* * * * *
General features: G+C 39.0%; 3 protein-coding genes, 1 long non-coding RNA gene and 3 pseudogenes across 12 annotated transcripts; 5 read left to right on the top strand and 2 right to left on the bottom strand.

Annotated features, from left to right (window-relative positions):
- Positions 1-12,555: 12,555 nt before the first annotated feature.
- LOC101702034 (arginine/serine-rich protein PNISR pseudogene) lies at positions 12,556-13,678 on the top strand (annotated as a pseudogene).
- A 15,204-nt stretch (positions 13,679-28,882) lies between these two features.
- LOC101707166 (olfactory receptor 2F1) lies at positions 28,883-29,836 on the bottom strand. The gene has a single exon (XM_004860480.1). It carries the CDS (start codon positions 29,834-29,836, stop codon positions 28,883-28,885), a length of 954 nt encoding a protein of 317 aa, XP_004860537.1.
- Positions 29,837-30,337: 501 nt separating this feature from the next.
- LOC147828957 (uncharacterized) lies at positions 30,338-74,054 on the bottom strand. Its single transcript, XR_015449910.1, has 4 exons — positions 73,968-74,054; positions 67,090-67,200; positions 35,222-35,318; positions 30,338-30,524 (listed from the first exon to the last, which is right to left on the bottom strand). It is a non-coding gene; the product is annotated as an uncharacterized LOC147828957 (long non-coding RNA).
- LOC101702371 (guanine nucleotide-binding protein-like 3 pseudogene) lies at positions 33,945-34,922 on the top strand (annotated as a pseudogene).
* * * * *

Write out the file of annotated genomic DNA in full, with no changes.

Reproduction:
General features: G+C 39.0%; 3 protein-coding genes, 1 long non-coding RNA gene and 3 pseudogenes across 12 annotated transcripts; 5 read left to right on the top strand and 2 right to left on the bottom strand.

Annotated features, from left to right (window-relative positions):
- Positions 1-12,555: 12,555 nt before the first annotated feature.
- LOC101702034 (arginine/serine-rich protein PNISR pseudogene) lies at positions 12,556-13,678 on the top strand (annotated as a pseudogene).
- A 15,204-nt stretch (positions 13,679-28,882) lies between these two features.
- LOC101707166 (olfactory receptor 2F1) lies at positions 28,883-29,836 on the bottom strand. The gene has a single exon (XM_004860480.1). It carries the CDS (start codon positions 29,834-29,836, stop codon positions 28,883-28,885), a length of 954 nt encoding a protein of 317 aa, XP_004860537.1.
- Positions 29,837-30,337: 501 nt separating this feature from the next.
- LOC147828957 (uncharacterized) lies at positions 30,338-74,054 on the bottom strand. Its single transcript, XR_015449910.1, has 4 exons — positions 73,968-74,054; positions 67,090-67,200; positions 35,222-35,318; positions 30,338-30,524 (listed from the first exon to the last, which is right to left on the bottom strand). It is a non-coding gene; the product is annotated as an uncharacterized LOC147828957 (long non-coding RNA).
- LOC101702371 (guanine nucleotide-binding protein-like 3 pseudogene) lies at positions 33,945-34,922 on the top strand (annotated as a pseudogene).